Single Receiver Option Route

Most Wing-T formations leave a single receiver all by himself away from the other 10 players, which means that guy can get a lot of one-on-one coverage opportunities if the defense has to commit extra men to stop the run. If you’ve got a really good receiver, the Wing-T can actually help him create even more opportunities for big plays, and it limits the number of ways the defense can line up against that guy and try to confuse him.

Wing-T Plays - Single Receiver Option Route

One of the best ways to get the ball to a stud receiver in this situation is to just let him find open space, no matter what the defense is doing. You can run all kinds of option routes, but one of the simplest is something like what you see in the diagram. The receiver can go deep if he’s pressed or even with the defensive back, but against a big cushion from the defender, he’ll just run a square out route at ten yards.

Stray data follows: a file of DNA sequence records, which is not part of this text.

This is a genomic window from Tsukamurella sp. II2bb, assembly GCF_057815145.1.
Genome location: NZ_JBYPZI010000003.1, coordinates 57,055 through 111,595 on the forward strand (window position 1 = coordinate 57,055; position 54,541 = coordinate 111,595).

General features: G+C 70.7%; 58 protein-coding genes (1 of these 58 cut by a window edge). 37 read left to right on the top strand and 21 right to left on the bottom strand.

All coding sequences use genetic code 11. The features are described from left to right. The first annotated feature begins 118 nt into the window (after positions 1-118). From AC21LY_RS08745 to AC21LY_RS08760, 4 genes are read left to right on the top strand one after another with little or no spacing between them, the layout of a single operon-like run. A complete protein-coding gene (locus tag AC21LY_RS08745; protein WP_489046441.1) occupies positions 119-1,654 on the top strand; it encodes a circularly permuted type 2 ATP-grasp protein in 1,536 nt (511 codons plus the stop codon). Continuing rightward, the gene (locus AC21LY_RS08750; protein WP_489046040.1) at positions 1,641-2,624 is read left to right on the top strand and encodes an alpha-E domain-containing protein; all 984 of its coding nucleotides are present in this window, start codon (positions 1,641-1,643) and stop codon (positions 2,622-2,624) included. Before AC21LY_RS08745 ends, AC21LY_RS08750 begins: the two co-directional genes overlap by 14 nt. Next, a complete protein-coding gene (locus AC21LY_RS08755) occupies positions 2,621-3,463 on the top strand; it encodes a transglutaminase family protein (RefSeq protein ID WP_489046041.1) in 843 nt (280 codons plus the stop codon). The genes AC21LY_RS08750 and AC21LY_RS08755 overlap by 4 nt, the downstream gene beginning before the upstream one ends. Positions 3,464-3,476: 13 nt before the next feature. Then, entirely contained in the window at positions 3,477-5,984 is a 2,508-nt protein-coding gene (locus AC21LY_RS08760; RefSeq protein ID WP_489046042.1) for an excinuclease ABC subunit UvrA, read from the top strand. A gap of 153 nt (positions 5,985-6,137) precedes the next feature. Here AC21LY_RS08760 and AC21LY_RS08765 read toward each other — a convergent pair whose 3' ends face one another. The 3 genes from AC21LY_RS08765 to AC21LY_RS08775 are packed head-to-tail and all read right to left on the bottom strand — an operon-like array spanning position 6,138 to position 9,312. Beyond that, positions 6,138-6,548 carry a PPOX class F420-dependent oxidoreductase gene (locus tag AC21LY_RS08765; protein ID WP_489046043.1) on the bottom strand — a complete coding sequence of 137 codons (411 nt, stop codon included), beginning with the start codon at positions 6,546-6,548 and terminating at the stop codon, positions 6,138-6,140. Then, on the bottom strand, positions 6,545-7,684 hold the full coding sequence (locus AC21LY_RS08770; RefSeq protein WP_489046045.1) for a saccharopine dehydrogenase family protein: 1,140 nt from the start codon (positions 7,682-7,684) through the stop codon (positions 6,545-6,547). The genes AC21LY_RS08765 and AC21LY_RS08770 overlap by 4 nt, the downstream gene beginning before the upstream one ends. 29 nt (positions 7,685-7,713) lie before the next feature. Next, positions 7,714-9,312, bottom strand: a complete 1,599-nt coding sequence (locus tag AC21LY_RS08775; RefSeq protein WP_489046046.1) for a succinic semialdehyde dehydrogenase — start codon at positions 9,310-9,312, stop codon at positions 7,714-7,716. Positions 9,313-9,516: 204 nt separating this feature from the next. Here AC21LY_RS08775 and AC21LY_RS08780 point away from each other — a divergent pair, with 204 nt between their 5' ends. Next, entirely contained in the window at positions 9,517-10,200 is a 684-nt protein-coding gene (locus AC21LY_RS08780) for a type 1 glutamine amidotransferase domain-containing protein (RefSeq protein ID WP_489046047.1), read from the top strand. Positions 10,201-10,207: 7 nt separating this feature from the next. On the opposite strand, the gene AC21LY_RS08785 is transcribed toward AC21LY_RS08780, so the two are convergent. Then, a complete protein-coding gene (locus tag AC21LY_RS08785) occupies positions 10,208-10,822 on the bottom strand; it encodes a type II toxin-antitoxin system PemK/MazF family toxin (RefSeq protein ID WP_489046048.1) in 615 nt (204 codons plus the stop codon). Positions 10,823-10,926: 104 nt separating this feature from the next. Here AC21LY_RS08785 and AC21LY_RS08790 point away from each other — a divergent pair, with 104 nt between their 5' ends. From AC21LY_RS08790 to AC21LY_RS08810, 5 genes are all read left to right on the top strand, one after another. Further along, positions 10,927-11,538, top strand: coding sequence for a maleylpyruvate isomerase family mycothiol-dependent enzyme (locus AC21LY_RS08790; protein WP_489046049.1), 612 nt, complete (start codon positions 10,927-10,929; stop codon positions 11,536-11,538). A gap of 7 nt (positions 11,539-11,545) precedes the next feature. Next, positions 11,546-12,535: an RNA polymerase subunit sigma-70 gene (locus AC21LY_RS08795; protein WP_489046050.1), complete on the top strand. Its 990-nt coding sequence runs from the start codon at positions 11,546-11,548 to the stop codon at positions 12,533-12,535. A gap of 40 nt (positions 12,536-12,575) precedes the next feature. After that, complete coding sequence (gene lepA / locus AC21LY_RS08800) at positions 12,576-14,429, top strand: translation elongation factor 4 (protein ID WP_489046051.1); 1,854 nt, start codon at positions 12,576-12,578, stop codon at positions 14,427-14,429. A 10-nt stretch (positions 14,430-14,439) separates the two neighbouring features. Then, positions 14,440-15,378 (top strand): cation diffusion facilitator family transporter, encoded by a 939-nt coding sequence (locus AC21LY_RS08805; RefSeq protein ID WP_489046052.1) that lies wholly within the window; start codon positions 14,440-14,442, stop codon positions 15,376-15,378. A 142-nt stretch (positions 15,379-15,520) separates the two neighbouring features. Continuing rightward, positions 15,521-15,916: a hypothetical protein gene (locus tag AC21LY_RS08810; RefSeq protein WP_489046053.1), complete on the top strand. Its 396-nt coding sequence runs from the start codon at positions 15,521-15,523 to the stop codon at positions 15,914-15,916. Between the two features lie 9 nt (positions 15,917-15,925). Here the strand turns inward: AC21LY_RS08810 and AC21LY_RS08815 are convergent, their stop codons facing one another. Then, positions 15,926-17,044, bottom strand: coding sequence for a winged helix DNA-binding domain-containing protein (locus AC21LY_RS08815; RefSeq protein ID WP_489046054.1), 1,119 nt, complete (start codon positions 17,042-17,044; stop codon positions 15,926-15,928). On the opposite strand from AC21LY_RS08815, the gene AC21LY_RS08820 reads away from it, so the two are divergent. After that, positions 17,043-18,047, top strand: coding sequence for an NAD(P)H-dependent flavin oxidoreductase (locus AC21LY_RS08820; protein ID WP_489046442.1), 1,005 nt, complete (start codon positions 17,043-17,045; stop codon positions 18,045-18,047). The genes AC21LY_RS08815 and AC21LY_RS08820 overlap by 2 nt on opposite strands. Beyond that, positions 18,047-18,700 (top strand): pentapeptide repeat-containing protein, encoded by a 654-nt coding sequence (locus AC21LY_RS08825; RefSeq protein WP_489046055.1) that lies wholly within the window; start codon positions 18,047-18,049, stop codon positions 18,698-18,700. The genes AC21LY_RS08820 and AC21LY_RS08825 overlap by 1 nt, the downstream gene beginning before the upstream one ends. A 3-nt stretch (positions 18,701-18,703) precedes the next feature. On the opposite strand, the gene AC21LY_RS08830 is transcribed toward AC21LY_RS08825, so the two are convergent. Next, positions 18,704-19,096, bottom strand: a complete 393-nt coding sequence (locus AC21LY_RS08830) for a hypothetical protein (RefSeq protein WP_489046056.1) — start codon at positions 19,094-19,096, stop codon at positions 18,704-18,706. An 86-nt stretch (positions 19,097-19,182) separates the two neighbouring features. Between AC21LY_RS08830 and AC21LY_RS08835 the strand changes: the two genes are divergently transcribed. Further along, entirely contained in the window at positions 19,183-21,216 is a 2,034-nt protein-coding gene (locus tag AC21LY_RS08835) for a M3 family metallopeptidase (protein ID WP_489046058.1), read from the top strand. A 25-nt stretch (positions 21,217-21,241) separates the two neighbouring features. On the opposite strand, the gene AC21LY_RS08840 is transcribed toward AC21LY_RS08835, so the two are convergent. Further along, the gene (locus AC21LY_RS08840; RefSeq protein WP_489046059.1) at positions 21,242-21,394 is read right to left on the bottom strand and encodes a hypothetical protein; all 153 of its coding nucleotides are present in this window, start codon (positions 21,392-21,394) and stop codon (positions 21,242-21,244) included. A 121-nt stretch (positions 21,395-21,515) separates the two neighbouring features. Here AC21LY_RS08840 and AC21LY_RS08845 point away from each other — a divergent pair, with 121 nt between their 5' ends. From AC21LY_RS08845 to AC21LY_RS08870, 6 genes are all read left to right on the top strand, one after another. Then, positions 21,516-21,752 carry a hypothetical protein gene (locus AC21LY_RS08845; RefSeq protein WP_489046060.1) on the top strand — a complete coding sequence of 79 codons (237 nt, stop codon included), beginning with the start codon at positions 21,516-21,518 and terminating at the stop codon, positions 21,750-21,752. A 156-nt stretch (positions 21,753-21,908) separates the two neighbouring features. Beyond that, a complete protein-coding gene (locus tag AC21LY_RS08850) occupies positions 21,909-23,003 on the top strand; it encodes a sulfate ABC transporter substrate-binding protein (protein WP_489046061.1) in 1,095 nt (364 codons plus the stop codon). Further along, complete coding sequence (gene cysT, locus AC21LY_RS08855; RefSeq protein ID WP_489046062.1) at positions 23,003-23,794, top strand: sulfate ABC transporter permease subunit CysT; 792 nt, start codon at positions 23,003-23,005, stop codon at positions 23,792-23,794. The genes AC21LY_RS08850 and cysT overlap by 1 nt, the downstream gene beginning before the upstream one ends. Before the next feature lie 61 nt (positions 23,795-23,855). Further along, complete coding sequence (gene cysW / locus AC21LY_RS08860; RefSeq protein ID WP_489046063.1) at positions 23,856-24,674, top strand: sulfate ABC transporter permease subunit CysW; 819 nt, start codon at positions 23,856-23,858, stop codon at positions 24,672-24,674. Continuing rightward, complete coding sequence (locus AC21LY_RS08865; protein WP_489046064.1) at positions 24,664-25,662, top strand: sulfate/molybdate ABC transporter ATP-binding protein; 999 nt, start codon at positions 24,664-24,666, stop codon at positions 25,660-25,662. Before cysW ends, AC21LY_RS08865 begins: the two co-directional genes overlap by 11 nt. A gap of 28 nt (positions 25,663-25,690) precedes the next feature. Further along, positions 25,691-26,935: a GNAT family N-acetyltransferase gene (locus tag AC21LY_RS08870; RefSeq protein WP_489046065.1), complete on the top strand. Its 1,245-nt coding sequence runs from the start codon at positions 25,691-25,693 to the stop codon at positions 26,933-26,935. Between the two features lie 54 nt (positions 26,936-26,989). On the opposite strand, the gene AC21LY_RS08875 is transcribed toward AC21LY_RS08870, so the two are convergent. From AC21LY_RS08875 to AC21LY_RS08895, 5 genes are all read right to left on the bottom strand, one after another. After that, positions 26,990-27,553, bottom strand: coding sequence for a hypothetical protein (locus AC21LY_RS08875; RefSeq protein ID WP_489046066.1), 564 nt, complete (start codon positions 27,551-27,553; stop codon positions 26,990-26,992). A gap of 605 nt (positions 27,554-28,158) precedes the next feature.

Play Action Vertical Pass

It shouldn’t be any surprise that one of the most common pass plays from this offense relies on pure play action.

In this example, the quarterback sends a man in motion into the backfield, takes the snap, fakes to the fullback, and then finds the tight end or slot over the middle quickly when the defense freezes or bites on the fake.

Wing-T Plays - Play Action Vertical Pass